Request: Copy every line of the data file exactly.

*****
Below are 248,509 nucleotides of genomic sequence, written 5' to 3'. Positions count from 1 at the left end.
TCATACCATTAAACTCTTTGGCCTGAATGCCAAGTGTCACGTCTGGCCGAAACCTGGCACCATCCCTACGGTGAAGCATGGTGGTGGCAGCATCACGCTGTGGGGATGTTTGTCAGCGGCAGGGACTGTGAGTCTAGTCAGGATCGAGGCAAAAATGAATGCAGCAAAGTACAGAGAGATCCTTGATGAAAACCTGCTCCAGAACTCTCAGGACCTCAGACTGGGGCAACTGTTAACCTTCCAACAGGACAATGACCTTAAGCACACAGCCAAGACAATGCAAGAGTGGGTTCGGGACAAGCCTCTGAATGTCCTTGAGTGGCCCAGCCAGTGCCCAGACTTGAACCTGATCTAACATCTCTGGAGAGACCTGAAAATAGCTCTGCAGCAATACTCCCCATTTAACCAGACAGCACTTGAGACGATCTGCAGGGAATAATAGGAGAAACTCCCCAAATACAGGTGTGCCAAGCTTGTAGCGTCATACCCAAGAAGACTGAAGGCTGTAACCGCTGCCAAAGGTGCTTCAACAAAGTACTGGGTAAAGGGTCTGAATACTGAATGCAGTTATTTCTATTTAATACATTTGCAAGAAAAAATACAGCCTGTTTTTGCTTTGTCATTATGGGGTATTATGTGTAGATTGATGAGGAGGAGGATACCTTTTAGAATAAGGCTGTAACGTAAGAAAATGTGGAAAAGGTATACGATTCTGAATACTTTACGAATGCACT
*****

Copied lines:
Below are 248,509 nucleotides of genomic sequence, written 5' to 3'. Positions count from 1 at the left end.
TCATACCATTAAACTCTTTGGCCTGAATGCCAAGTGTCACGTCTGGCCGAAACCTGGCACCATCCCTACGGTGAAGCATGGTGGTGGCAGCATCACGCTGTGGGGATGTTTGTCAGCGGCAGGGACTGTGAGTCTAGTCAGGATCGAGGCAAAAATGAATGCAGCAAAGTACAGAGAGATCCTTGATGAAAACCTGCTCCAGAACTCTCAGGACCTCAGACTGGGGCAACTGTTAACCTTCCAACAGGACAATGACCTTAAGCACACAGCCAAGACAATGCAAGAGTGGGTTCGGGACAAGCCTCTGAATGTCCTTGAGTGGCCCAGCCAGTGCCCAGACTTGAACCTGATCTAACATCTCTGGAGAGACCTGAAAATAGCTCTGCAGCAATACTCCCCATTTAACCAGACAGCACTTGAGACGATCTGCAGGGAATAATAGGAGAAACTCCCCAAATACAGGTGTGCCAAGCTTGTAGCGTCATACCCAAGAAGACTGAAGGCTGTAACCGCTGCCAAAGGTGCTTCAACAAAGTACTGGGTAAAGGGTCTGAATACTGAATGCAGTTATTTCTATTTAATACATTTGCAAGAAAAAATACAGCCTGTTTTTGCTTTGTCATTATGGGGTATTATGTGTAGATTGATGAGGAGGAGGATACCTTTTAGAATAAGGCTGTAACGTAAGAAAATGTGGAAAAGGTATACGATTCTGAATACTTTACGAATGCACT